Important observations made managing carotid body tumours during a 25-year experience

Kruger, Allan J., Walker, Philip J., Foster, Wallace J., Jenkins, Jason S., Boyne, Nicholas S. and Jenkins, Julie (2010) Important observations made managing carotid body tumours during a 25-year experience. Journal of Vascular Surgery, 52 6: 1518-1523. doi:10.1016/j.jvs.2010.06.153

Author Kruger, Allan J.
Walker, Philip J.
Foster, Wallace J.
Jenkins, Jason S.
Boyne, Nicholas S.
Jenkins, Julie
Title Important observations made managing carotid body tumours during a 25-year experience
Journal name Journal of Vascular Surgery   Check publisher's open access policy
ISSN 0741-5214
Publication date 2010-12
Sub-type Article (original research)
DOI 10.1016/j.jvs.2010.06.153
Volume 52
Issue 6
Start page 1518
End page 1523
Total pages 6
Place of publication Philadelphia, PA, United States
Publisher Mosby
Collection year 2011
Language eng
Formatted abstract
Objectives: Our objective was to assess the short- and long-term outcome for patients after carotid body tumor (CBT) resection and discuss the potential pitfalls of the treatment.
Methods: An analysis was undertaken of all patients who underwent CBT resection at Royal Brisbane and Women's Hospital and Greenslopes Private Hospital between 1982 and 2007. Primary tumor characteristics, surgical technique, and outcomes were recorded and analyzed.
Results: A total of 49 consecutive CBT resections (2 recurrent tumors) were carried out in 39 patients (26 women [56%]) who were a mean age of 49 years (range, 17-75 years). A nontender neck mass was the presenting complaint in 85%, followed by screening in familial or contralateral tumors in 26%. Familial cases occurred in 11 patients (28%). There were no operative deaths. Complications occurred in 13 of the 49 operations (27%), predominantly temporary nerve palsies and were more likely to occur in tumors of large volume or in cases of removal of coexisting vagal tumors. Malignant disease was present in seven cases (15%). All patients have been followed-up postoperatively for a mean of 11 years (range, 2-26 years). Metachronous paragangliomas have been discovered in six patients, all with familial disease.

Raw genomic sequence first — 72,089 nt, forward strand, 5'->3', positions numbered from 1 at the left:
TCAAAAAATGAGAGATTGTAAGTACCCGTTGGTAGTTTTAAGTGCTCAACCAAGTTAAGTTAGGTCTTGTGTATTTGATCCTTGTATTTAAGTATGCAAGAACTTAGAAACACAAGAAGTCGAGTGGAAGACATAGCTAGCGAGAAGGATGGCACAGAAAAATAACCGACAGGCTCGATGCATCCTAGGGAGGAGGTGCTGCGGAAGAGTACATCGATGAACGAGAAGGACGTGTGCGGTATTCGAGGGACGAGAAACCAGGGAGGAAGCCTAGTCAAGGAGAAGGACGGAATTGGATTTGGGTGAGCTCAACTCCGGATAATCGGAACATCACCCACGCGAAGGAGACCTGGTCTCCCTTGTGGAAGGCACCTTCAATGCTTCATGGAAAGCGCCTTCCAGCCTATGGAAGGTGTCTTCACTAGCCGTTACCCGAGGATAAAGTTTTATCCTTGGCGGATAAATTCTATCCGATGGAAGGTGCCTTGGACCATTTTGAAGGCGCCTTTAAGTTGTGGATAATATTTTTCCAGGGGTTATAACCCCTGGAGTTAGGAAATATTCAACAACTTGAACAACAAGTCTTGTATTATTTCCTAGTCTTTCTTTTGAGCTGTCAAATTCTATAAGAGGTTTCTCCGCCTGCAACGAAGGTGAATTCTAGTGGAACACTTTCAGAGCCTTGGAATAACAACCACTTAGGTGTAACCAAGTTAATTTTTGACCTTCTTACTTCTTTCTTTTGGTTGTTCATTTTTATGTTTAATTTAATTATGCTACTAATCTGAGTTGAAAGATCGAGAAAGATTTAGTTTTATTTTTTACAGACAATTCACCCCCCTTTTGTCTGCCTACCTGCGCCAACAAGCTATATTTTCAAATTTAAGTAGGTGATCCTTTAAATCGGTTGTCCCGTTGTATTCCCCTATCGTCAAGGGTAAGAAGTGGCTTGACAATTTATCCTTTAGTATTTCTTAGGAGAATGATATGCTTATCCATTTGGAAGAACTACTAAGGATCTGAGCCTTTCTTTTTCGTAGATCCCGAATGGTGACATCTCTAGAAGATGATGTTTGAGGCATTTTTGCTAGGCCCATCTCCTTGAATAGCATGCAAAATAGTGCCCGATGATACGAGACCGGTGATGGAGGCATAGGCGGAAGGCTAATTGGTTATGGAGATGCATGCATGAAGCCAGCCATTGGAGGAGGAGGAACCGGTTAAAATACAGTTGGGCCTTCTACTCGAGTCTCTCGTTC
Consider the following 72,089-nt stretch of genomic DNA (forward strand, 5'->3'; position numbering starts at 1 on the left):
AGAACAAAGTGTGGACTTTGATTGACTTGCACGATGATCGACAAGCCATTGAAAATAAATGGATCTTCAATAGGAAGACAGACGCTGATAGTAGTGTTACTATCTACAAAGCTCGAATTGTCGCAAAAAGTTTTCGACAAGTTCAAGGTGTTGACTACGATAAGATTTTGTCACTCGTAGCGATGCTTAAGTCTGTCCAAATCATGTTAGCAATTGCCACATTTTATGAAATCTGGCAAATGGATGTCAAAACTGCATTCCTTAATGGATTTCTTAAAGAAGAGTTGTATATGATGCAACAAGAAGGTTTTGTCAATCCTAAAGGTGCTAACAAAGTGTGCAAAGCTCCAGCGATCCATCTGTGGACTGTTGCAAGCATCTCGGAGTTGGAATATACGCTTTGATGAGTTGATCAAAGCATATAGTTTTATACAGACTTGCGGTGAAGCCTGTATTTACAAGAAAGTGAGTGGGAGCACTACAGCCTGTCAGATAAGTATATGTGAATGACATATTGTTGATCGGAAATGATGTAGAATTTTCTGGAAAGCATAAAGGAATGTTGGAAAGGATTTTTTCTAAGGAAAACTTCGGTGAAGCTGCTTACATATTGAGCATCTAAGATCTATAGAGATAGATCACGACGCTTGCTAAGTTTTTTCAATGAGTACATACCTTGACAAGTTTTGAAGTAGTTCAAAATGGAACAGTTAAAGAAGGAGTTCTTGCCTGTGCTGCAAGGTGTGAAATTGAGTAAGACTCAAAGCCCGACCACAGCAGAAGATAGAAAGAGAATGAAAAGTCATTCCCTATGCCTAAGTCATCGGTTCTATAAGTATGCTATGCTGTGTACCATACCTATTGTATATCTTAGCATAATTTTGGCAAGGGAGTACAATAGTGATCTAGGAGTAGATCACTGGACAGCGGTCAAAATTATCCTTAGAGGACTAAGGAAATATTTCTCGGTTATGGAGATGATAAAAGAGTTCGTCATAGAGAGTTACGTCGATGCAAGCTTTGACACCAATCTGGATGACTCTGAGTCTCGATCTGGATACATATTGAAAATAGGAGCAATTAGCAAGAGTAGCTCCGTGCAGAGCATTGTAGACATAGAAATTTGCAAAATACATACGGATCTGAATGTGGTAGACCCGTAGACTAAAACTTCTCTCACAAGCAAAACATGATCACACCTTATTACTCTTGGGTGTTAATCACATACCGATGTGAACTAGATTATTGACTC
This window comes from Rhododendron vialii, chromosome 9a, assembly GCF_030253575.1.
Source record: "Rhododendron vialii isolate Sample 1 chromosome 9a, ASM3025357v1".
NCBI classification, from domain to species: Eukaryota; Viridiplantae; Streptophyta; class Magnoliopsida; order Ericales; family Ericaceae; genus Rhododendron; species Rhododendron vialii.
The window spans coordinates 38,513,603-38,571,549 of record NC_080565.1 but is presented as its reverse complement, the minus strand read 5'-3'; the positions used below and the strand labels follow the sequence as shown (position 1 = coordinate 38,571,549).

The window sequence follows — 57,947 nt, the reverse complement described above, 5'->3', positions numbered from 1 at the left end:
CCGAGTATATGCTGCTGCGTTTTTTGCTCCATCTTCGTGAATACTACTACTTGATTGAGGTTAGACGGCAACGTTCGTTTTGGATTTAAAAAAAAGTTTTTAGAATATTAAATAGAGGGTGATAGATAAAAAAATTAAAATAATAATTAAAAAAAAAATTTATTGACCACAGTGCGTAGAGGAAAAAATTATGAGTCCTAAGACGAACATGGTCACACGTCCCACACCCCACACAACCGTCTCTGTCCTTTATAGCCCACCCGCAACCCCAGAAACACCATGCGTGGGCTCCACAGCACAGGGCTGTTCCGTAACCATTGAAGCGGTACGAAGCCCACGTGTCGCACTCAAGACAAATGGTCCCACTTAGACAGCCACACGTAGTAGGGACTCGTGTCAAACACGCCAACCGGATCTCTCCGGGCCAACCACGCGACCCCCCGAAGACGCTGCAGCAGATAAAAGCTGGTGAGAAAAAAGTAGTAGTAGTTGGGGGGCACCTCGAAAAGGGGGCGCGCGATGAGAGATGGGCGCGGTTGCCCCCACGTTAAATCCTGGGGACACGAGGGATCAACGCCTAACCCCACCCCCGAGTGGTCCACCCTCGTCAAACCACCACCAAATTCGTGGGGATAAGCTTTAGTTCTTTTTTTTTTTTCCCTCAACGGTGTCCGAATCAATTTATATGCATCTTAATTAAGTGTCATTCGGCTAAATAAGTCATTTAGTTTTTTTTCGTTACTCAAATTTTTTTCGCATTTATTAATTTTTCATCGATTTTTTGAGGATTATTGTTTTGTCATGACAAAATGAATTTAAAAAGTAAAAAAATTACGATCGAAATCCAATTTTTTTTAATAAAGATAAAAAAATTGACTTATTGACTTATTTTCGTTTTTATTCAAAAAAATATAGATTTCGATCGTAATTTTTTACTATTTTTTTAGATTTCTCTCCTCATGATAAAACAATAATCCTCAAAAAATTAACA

Conclusions: Early resection of carotid body tumors should be undertaken while still small to minimize the risk of neural injury, which increases with tumor size. In cases of bilateral CBT, we recommend that the smaller tumor be resected first, before the staged resection of the larger contralateral tumor. In familial or bilateral tumor cases, other synchronous and metachronous paragangliomas should be excluded. Mandatory lifelong follow-up is essential.
© 2010 by the Society for Vascular Surgery.

Keyword Paragangliomas
Carotid body tumor (CBT)
Preoperative Embolization
Q-Index Code C1
Q-Index Status Confirmed Code
Institutional Status UQ

Document type: Journal Article
Sub-type: Article (original research)
Collections: UQ Centre for Clinical Research Publications
Official 2011 Collection
School of Medicine Publications
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Citation counts: TR Web of Science Citation Count  Cited 19 times in Thomson Reuters Web of Science Article | Citations
Scopus Citation Count Cited 28 times in Scopus Article | Citations
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Created: Wed, 19 Jan 2011, 10:31:21 EST by Professor Philip Walker on behalf of UQ Centre for Clinical Research